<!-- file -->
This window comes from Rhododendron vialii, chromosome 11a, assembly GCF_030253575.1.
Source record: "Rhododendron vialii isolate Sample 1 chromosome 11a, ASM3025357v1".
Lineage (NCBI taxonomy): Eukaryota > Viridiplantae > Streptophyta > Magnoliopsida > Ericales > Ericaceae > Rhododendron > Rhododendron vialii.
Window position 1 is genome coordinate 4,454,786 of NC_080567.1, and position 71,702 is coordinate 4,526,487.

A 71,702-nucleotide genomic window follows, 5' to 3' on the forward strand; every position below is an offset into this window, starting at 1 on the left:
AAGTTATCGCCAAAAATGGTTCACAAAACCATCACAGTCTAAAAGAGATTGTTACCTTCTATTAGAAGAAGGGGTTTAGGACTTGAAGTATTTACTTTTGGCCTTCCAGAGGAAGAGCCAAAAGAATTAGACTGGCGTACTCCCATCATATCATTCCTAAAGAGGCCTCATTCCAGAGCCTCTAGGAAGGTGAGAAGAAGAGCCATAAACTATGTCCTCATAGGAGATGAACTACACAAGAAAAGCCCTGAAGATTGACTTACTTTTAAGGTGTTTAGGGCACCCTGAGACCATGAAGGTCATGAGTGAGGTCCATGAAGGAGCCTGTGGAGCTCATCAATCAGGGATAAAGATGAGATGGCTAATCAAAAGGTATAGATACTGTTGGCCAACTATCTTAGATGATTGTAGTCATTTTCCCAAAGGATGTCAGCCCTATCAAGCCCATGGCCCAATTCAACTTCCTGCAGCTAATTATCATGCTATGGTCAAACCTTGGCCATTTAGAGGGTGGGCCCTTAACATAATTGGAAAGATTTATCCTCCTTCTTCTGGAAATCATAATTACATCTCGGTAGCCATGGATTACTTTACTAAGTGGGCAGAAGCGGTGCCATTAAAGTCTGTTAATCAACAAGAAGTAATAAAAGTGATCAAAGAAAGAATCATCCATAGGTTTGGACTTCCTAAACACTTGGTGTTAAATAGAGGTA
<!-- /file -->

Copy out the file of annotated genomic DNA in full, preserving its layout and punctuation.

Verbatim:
This window comes from Rhododendron vialii, chromosome 11a, assembly GCF_030253575.1.
Source record: "Rhododendron vialii isolate Sample 1 chromosome 11a, ASM3025357v1".
Lineage (NCBI taxonomy): Eukaryota > Viridiplantae > Streptophyta > Magnoliopsida > Ericales > Ericaceae > Rhododendron > Rhododendron vialii.
Window position 1 is genome coordinate 4,454,786 of NC_080567.1, and position 71,702 is coordinate 4,526,487.

A 71,702-nucleotide genomic window follows, 5' to 3' on the forward strand; every position below is an offset into this window, starting at 1 on the left:
AAGTTATCGCCAAAAATGGTTCACAAAACCATCACAGTCTAAAAGAGATTGTTACCTTCTATTAGAAGAAGGGGTTTAGGACTTGAAGTATTTACTTTTGGCCTTCCAGAGGAAGAGCCAAAAGAATTAGACTGGCGTACTCCCATCATATCATTCCTAAAGAGGCCTCATTCCAGAGCCTCTAGGAAGGTGAGAAGAAGAGCCATAAACTATGTCCTCATAGGAGATGAACTACACAAGAAAAGCCCTGAAGATTGACTTACTTTTAAGGTGTTTAGGGCACCCTGAGACCATGAAGGTCATGAGTGAGGTCCATGAAGGAGCCTGTGGAGCTCATCAATCAGGGATAAAGATGAGATGGCTAATCAAAAGGTATAGATACTGTTGGCCAACTATCTTAGATGATTGTAGTCATTTTCCCAAAGGATGTCAGCCCTATCAAGCCCATGGCCCAATTCAACTTCCTGCAGCTAATTATCATGCTATGGTCAAACCTTGGCCATTTAGAGGGTGGGCCCTTAACATAATTGGAAAGATTTATCCTCCTTCTTCTGGAAATCATAATTACATCTCGGTAGCCATGGATTACTTTACTAAGTGGGCAGAAGCGGTGCCATTAAAGTCTGTTAATCAACAAGAAGTAATAAAAGTGATCAAAGAAAGAATCATCCATAGGTTTGGACTTCCTAAACACTTGGTGTTAAATAGAGGTA